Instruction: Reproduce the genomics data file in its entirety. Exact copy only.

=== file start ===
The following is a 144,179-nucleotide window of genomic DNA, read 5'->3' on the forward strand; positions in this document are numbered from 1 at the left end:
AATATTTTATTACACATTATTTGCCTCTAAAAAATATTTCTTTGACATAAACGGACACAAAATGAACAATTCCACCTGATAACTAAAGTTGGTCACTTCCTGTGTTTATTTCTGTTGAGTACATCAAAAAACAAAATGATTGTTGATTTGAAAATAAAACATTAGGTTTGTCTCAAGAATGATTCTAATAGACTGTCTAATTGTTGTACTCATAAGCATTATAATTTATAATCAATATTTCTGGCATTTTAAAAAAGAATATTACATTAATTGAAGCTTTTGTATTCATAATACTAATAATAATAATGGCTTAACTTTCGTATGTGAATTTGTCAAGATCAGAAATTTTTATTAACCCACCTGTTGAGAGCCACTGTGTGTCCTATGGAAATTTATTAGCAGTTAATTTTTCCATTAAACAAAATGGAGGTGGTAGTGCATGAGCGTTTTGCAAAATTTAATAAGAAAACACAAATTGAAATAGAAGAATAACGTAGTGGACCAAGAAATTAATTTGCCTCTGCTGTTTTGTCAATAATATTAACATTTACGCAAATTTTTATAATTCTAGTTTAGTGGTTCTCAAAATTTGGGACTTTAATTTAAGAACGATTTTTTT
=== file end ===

The following is a 144,179-nucleotide window of genomic DNA, read 5'->3' on the forward strand; positions in this document are numbered from 1 at the left end:
AATATTTTATTACACATTATTTGCCTCTAAAAAATATTTCTTTGACATAAACGGACACAAAATGAACAATTCCACCTGATAACTAAAGTTGGTCACTTCCTGTGTTTATTTCTGTTGAGTACATCAAAAAACAAAATGATTGTTGATTTGAAAATAAAACATTAGGTTTGTCTCAAGAATGATTCTAATAGACTGTCTAATTGTTGTACTCATAAGCATTATAATTTATAATCAATATTTCTGGCATTTTAAAAAAGAATATTACATTAATTGAAGCTTTTGTATTCATAATACTAATAATAATAATGGCTTAACTTTCGTATGTGAATTTGTCAAGATCAGAAATTTTTATTAACCCACCTGTTGAGAGCCACTGTGTGTCCTATGGAAATTTATTAGCAGTTAATTTTTCCATTAAACAAAATGGAGGTGGTAGTGCATGAGCGTTTTGCAAAATTTAATAAGAAAACACAAATTGAAATAGAAGAATAACGTAGTGGACCAAGAAATTAATTTGCCTCTGCTGTTTTGTCAATAATATTAACATTTACGCAAATTTTTATAATTCTAGTTTAGTGGTTCTCAAAATTTGGGACTTTAATTTAAGAACGATTTTTTT